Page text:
Land disputes is costing India 100 Billion Dollars of Investment !


We very well know the story of Tata Nano Land Dispute. What was West Bengal’s loss though was Gujarat’s profit. Nano’s are now coming out of the state.


However, most of the projects are not as lucky as Nano to get a Land replacement. Did you know that 70% of total 190 projects that were supposed to be implemented have been stalled due to Land acquisition related disputes. The ECO Pulse study by ASSOCHAM has revealed this startling fact.

Most of these projects are basically International companies needing to set their shop in India.

For e.g: 22 major steel projects in the country worth USD 82 billion are being held up because of procedural delays in obtaining environmental impact assessment clearance and delays in land acquisition mainly due to public protests. One such project – Arcelor Mittal which nearly pulled out of building 2 steel plants that would pump close to USD 20 billion. The reason – They were unable to acquire land in Jharkhand and Orissa.

The study also revealed that, there are currently 18 strangled projects of India Inc to the tune of Rs.244,815.5 crore (Rs.2.45 trillion) remained on papers, in the form of memorandum of understanding (MoU) and agreements over the past three-four years.

If at all these projects had been implemented, it would have created Jobs for 164,000 people directly and 270,000 people indirectly !

Although, I do understand that it is important for farmers to safeguard their lands – But the compensation offerings are very much in line with Market & Real Estate conditions. I am not pointing here that Farmers should get a raw deal – Its their land, they have right to decide what to do with their lands.

What I do not understand here is why is government not intervening. This is a win-win situation. If Indian Government takes these projects seriously, I am sure there are plenty of solutions available to overcome these Land disputes.

What is your take?

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  2. TIP Guy says

    I always wondered, why do these big corporations always want agricultural land? why does local governments always agrees to MOUs for agricultural land? Politicians attempt to balance their donations (from corporations) and vote bank (farmers and amm janta)?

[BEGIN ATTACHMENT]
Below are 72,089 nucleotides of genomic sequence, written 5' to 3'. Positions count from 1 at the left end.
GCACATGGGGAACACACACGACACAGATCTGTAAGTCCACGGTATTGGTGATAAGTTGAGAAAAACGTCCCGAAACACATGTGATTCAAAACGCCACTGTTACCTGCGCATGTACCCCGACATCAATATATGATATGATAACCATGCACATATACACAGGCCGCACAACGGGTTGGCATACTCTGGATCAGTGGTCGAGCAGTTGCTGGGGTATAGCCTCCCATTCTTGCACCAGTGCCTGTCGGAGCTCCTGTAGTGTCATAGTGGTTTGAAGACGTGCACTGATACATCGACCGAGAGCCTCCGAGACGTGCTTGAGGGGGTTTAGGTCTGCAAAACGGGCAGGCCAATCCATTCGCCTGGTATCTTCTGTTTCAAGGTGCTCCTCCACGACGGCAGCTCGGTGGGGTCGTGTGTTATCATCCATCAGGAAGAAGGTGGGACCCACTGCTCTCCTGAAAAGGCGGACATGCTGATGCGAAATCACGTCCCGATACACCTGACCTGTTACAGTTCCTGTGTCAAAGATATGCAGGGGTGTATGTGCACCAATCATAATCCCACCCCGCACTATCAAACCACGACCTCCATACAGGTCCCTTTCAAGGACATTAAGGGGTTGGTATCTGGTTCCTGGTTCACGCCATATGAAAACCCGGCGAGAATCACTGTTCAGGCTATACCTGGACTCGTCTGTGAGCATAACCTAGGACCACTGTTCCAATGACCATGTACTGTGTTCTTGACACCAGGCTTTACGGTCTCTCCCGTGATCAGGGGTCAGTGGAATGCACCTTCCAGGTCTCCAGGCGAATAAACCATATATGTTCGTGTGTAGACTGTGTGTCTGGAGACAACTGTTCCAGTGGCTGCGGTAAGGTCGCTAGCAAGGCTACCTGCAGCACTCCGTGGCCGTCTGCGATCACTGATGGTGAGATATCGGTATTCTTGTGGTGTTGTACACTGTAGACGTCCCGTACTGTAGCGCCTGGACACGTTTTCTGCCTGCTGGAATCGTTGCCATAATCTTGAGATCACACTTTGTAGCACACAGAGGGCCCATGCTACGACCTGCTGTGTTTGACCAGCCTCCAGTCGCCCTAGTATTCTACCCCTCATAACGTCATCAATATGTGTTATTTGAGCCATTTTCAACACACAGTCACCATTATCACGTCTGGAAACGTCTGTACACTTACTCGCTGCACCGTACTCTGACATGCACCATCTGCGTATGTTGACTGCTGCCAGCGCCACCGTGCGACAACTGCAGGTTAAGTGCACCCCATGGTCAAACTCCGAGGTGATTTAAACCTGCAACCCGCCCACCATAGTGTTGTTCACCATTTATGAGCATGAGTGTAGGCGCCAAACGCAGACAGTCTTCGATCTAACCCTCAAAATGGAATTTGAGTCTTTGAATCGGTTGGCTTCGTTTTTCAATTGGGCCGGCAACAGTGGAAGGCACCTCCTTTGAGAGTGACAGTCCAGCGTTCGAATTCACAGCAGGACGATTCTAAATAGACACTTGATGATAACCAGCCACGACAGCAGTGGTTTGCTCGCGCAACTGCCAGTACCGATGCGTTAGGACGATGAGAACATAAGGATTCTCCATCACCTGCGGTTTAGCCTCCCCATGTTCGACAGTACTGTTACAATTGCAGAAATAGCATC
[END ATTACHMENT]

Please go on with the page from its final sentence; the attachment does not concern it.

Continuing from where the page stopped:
Why doesn’t our government allocate only wasteland (in abundance all over the country) for such large projects. Probably, because, who would want to develop the infrastructure in far away lands? or If these big corporations have to partner on such a development, then their projects become a costly preposition.

  3. Arun Prabhudesai says

    impressed with your point of view – and very valid one at that.

    However, the bottomline of this post was that Government needs to take action to put policy in place so that these projects get implemented. This does not necessarily mean that take the land from farmer.

    Government itself has so much land that it make alternative arrangements, but it is not – Everyone looks for political mileage and Votebanks in these kind of issues. No one really cares about how it will affect at macro level – They just worried about their seat !

    Having said that, survey points out following 5 points that should be implemented for better management of implementation of such projects

    1. A broad based national political will to ensure smooth and timely introduction of the contentious land acquisition amendment Bill.
    2. A National Land Bank for land development and development of waste land for industrial projects to resolve the land acquisition related issues.
    3. Remunerative compensation for the acquired land to farmers and other land
    owners based on market price along with equity ownership in projects.
    4. State level forums to assess the economic, environmental, social and cultural viability of rehabilitation and resettlement programmes.

    5. Rehabilitation related programmes for the displaced land owners to be seen as a
    fundamental responsibility of the land acquiring company in question.

  4. Abhilash Kushwaha says

    Am I hearing you right? You want government intervention. I believe this is a slippery slope. No matter what the situation, I think asking government to intervene is not the right idea. In fact government intervening on behalf of Big corporations against small individual farmers is corrupt. If anything assuming that government wants to act in the interest of people and not some politicians acting in their self-interest; the government should be doing the opposite thing

    Now don’t get me wrong I want growth as much as the next person. However, as you say it is farmers land and they have every right to refuse. You mention that the compensation is in line with the current market conditions. However, you have to agree that for farmers the land is the only source of their livelihood. Now, if you have to give up your livelihood then you would require compensation over the current real estate price.

    To get geeky, if the market value of land is Rs 1,000,000 and the farmer makes Rs 200,000 per year then assuming discount rate of 10% the price that the farmer should get for the land is 10L + (2L/0.1) = 30L. Now if the companies are willing to pay a 200% premium on the land then they have a case.

    I am not sure how accurate the numbers are and what the appropriate discount rate should be but I think you get the idea. I am also assuming that the farmers revenue is not going up along with inflation (even if the output remains same). If we account that then the price of the land will be even higher.

    I think it indicates why farmers are unwilling to give up their land. At current market prices, the compensation is just not enough. Asking government to intervene in this case is not the right answer.

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